• Holland Township charges a 5% Community Promotion Fee on all hotel, motel, and short term rental stays.
  • Areas like Novi and Dearborn do not currently charge any additional local lodging taxes.

So hosts must research the specific local taxes that apply based on where their rental property is located. Some popular tourist destinations impose taxes of 10% or more.

Income Taxes on Revenue

Your Airbnb rental income is subject to state income tax and may be subject to local income taxes. Report accurately.

Reporting Requirements

Most areas require hosts to submit regular reports on bookings, rates charged, occupancy, and taxes collected and paid.

Tax Penalties

Failure to properly collect and remit required lodging taxes can lead to fines of 30-50% of taxes due, plus interest and late fees.

Insurance Requirements for Short-Term Rentals in Michigan

Properly insuring your Michigan short term rental is key to protecting your business and assets. Here are some important insurance considerations for hosts:

  • Carefully review your existing homeowner's or renter's insurance policy to see if short term rental activities are excluded. Standard policies often do not provide coverage.
  • Explore insurance options designed specifically for short term rental properties. These can bundle liability, property damage, loss of income and other protective coverage.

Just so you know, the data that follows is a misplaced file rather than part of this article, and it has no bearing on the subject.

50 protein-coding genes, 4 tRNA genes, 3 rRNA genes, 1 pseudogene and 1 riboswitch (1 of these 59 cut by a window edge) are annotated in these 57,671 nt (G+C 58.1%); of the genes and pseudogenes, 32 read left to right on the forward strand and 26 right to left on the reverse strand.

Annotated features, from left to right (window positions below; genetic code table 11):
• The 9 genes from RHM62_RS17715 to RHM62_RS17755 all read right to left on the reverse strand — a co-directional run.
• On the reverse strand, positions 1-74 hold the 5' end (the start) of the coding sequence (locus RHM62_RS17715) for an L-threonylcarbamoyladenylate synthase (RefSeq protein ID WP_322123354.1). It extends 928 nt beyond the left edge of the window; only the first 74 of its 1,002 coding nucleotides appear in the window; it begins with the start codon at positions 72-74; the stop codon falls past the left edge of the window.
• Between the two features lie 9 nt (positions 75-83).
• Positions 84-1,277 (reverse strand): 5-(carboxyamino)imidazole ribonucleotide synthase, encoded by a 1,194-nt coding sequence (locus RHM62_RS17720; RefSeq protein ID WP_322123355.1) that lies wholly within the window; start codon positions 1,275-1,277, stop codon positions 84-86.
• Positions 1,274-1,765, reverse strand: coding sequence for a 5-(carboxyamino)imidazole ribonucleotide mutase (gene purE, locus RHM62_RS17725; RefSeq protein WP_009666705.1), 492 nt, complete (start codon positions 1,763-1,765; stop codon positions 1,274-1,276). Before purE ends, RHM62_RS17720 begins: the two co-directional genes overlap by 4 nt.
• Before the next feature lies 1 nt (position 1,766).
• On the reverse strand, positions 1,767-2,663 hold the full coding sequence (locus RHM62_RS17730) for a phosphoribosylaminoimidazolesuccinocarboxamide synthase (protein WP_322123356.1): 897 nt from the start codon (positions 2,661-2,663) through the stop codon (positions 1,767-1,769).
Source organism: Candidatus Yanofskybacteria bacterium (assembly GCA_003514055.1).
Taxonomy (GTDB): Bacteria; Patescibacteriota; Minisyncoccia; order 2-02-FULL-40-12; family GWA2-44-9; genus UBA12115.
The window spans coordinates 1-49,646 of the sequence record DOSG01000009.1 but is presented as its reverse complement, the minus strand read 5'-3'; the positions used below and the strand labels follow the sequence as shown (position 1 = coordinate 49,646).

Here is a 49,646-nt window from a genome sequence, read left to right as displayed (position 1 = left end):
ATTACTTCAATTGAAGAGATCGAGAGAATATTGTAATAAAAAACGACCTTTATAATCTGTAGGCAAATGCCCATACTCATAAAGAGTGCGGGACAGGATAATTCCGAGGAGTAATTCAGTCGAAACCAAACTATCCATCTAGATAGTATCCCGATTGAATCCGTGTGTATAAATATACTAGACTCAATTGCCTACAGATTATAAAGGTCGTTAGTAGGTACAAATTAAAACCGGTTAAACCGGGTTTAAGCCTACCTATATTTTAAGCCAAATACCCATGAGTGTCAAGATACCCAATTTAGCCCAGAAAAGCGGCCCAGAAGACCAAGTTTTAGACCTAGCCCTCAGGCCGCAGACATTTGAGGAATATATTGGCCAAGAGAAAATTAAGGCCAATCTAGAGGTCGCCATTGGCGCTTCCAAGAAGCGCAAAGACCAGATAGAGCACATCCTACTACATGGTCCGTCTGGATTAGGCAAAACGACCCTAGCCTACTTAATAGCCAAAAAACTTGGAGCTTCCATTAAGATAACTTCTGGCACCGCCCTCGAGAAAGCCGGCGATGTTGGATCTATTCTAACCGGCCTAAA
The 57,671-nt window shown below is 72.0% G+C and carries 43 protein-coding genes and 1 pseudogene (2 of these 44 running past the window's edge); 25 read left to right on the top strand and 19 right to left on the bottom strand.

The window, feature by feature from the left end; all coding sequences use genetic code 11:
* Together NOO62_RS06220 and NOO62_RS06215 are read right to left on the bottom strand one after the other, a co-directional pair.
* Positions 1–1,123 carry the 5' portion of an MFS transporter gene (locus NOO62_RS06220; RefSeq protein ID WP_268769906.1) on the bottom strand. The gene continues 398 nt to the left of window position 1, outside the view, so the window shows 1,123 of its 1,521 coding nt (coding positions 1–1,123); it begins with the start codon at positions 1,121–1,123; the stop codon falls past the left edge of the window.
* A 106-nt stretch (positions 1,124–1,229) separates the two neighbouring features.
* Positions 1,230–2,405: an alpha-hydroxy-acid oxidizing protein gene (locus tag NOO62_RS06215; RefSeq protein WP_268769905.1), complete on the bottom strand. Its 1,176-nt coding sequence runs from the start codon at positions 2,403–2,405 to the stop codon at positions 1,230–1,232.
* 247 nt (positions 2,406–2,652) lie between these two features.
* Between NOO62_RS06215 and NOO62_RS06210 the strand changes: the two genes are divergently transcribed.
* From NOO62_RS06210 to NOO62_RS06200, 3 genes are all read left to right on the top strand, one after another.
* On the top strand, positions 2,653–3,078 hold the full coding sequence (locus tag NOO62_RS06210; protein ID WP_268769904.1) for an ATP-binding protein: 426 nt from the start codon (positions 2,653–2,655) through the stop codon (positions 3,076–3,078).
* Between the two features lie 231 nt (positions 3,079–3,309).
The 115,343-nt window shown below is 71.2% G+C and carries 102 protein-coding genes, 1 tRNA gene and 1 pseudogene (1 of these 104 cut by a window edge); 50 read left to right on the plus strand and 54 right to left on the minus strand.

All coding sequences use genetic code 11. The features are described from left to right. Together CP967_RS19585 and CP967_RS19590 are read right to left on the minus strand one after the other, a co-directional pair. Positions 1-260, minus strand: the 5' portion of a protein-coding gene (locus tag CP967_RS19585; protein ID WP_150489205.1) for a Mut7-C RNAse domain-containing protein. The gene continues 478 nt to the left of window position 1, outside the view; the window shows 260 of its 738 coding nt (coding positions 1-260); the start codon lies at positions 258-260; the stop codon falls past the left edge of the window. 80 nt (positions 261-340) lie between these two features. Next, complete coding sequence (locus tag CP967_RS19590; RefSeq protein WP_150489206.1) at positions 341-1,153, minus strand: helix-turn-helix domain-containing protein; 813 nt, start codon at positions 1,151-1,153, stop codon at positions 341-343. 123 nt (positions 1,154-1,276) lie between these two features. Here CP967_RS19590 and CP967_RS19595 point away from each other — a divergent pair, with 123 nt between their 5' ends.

• Check local ordinances to see if liability insurance is required to obtain a short term rental permit. Many municipalities mandate coverage.
  • Consider your potential risks and liabilities - accidents, injuries, discrimination claims, property damage, etc. Determine adequate liability coverage limits to safeguard your assets.
  • Shop around with agents to find an insurance policy that fits your specific short term rental needs and budget. Coverage requirements vary across Michigan.
  • Align your insurance coverage with local rules before listing your property. Maintain active insurance to stay compliant.
  • Seek advice from insurance professionals who understand the short term rental market. They can provide guidance on appropriate protections to put in place.

The regulations around short term rental insurance vary across Michigan municipalities. Do diligent research to understand requirements for your specific location. Taking time to properly insure your rental business will provide valuable peace of mind.

Michigan Airbnb Regulations by City

Information is maintained by the community to provide helpful insights and links to local regulations, HostScouts does not provide legal or investment advice.